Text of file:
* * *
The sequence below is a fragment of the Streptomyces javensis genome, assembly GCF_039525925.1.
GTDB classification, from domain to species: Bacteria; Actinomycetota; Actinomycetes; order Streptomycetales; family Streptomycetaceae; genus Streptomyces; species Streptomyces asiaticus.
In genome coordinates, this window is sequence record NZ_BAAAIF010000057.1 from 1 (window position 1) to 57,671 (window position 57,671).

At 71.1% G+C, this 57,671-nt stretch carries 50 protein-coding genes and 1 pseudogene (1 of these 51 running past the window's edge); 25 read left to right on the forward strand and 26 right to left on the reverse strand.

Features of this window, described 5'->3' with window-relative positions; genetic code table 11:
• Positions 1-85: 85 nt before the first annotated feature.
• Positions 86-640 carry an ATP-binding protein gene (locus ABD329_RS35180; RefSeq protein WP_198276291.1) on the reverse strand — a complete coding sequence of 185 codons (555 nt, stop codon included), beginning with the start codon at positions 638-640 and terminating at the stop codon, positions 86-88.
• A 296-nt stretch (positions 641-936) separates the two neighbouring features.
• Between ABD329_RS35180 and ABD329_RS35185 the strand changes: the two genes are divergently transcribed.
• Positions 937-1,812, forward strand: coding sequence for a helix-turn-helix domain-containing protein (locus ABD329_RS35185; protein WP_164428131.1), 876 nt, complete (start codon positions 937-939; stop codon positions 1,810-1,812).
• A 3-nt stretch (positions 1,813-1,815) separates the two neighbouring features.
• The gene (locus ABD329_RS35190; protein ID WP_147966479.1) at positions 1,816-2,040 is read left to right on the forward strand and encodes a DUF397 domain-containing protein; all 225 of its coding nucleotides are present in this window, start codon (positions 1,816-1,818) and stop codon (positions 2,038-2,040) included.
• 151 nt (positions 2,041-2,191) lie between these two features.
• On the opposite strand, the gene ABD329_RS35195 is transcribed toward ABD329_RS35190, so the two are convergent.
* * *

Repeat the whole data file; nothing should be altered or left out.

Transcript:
The sequence below is a fragment of the Streptomyces javensis genome, assembly GCF_039525925.1.
GTDB classification, from domain to species: Bacteria; Actinomycetota; Actinomycetes; order Streptomycetales; family Streptomycetaceae; genus Streptomyces; species Streptomyces asiaticus.
In genome coordinates, this window is sequence record NZ_BAAAIF010000057.1 from 1 (window position 1) to 57,671 (window position 57,671).

At 71.1% G+C, this 57,671-nt stretch carries 50 protein-coding genes and 1 pseudogene (1 of these 51 running past the window's edge); 25 read left to right on the forward strand and 26 right to left on the reverse strand.

Features of this window, described 5'->3' with window-relative positions; genetic code table 11:
• Positions 1-85: 85 nt before the first annotated feature.
• Positions 86-640 carry an ATP-binding protein gene (locus ABD329_RS35180; RefSeq protein WP_198276291.1) on the reverse strand — a complete coding sequence of 185 codons (555 nt, stop codon included), beginning with the start codon at positions 638-640 and terminating at the stop codon, positions 86-88.
• A 296-nt stretch (positions 641-936) separates the two neighbouring features.
• Between ABD329_RS35180 and ABD329_RS35185 the strand changes: the two genes are divergently transcribed.
• Positions 937-1,812, forward strand: coding sequence for a helix-turn-helix domain-containing protein (locus ABD329_RS35185; protein WP_164428131.1), 876 nt, complete (start codon positions 937-939; stop codon positions 1,810-1,812).
• A 3-nt stretch (positions 1,813-1,815) separates the two neighbouring features.
• The gene (locus ABD329_RS35190; protein ID WP_147966479.1) at positions 1,816-2,040 is read left to right on the forward strand and encodes a DUF397 domain-containing protein; all 225 of its coding nucleotides are present in this window, start codon (positions 1,816-1,818) and stop codon (positions 2,038-2,040) included.
• 151 nt (positions 2,041-2,191) lie between these two features.
• On the opposite strand, the gene ABD329_RS35195 is transcribed toward ABD329_RS35190, so the two are convergent.